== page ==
Umri village, in core i, is densely forested, and far away from the pucca road. Most of its residents survive by selling milk in nearby areas. At first, they shied away. "The forest department is harassing us day after day. If we tell you anything, we will be troubled," said Badami, a 50-year-old. But after assurances to the contrary, people opened up. "At present, four people from the village are helping the department in its tiger hunt. But not even a single pugmark has been found," said Sultan. Shravan, a youngster, had another opinion: "God knows why the forest department is making a hullabaloo, when they know that the tiger population has been very low since the past few years. Ek naar ko panch naar bana dete hai! (they turn one tiger into 5!)". 70-year-old Parvati summarised Umri's feelings: "We haven't even heard their roar for the past six months. The forest department is responsible for the ruin."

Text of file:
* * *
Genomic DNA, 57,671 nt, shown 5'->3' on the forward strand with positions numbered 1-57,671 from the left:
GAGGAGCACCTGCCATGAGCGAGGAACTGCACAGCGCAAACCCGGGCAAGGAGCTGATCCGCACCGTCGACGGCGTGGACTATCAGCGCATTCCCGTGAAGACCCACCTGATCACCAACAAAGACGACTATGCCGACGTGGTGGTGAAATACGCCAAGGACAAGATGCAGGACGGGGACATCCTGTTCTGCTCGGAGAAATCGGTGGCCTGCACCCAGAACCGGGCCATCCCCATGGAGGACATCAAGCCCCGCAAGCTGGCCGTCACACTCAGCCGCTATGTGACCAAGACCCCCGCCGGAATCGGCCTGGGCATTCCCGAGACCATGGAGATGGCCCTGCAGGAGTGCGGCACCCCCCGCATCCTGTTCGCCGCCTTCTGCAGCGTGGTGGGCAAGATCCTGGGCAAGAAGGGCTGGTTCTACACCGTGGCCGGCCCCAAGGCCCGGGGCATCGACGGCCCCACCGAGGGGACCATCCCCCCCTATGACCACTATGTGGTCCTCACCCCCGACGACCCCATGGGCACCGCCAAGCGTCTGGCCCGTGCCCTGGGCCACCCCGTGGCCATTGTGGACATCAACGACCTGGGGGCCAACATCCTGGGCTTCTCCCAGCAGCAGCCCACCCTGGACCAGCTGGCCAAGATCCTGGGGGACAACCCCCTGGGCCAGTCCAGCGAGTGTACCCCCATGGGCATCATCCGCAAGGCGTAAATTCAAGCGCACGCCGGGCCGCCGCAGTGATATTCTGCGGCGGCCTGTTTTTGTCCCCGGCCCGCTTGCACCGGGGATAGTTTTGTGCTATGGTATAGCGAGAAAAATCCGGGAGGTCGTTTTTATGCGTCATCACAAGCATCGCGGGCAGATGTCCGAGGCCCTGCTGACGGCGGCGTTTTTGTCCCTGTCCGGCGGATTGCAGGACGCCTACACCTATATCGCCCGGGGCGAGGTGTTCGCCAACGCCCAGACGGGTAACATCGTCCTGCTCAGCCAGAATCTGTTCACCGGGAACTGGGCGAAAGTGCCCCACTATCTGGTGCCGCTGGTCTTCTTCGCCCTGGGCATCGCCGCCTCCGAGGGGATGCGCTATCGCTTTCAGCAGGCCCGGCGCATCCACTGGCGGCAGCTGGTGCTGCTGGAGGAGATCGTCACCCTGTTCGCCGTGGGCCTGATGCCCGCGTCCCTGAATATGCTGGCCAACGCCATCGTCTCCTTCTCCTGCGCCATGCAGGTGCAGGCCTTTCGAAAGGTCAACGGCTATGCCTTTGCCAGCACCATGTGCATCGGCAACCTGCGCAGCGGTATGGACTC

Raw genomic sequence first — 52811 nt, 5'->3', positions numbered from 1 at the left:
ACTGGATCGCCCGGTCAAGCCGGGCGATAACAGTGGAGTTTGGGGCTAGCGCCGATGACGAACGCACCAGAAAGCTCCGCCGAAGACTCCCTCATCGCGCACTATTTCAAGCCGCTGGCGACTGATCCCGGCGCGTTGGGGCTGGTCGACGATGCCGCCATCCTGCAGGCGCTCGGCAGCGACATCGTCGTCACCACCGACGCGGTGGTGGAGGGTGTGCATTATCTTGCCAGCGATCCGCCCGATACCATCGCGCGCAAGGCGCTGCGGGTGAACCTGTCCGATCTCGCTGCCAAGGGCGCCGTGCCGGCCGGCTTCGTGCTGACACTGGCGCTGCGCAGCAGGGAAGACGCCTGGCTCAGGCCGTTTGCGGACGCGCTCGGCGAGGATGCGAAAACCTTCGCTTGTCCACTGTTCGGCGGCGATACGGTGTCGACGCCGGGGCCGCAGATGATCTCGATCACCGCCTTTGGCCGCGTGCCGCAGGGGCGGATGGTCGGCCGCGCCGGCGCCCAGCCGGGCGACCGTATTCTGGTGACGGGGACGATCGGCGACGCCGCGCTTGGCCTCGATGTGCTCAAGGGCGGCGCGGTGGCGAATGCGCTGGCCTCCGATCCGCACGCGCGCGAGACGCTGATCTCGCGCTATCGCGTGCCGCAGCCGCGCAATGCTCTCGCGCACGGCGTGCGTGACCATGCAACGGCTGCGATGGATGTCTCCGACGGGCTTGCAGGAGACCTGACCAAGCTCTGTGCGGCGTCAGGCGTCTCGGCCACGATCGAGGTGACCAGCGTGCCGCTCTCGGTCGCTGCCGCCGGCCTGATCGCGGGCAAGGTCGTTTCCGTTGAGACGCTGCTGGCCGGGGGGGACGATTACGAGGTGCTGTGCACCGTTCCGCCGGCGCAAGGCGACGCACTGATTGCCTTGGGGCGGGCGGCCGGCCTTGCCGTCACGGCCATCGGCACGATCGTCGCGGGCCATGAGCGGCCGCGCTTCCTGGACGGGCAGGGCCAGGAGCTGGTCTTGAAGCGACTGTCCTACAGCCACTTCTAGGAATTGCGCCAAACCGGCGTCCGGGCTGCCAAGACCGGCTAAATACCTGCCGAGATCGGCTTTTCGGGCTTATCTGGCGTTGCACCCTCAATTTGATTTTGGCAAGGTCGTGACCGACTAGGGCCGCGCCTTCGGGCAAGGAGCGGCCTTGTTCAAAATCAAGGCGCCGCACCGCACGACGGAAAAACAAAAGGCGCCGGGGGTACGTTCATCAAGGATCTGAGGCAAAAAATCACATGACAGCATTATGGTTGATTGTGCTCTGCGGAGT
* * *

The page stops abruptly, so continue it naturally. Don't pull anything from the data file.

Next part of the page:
A visit to the nearby naka (forest outpost) confirmed what villagers said. Three guards were diligently at work: one making chai, another chopping palak and the third sweeping the floor. At a time when a 'gruelling combing drive' of the forest department was on! Questioned on this, one of the guards (identity witheld) said: "We do occasional patrolling. Whenever there is firing, we go out and check. But obviously poachers never fire near a naka. Moreover, monitoring is risky -- eight years ago, a guard from this naka disappeared, suddenly. Nobody knows what happened to him." Another guard further revealed: "How can we fight hunters when they all have guns, and we just have lattis? It's better to sit in the naka." As a guard in the Kalighati naka puts it. "Today there is a hullabaloo. Last year we had told our seniors about the sudden drop in population, but nobody listened to us. There were around 10 tigers, down from 25. But nobody investigated: 10 tigers could have been saved. Poaching is bound to happen. Some nakas, situated where maximum infiltration can take place, remain closed. What can one expect?"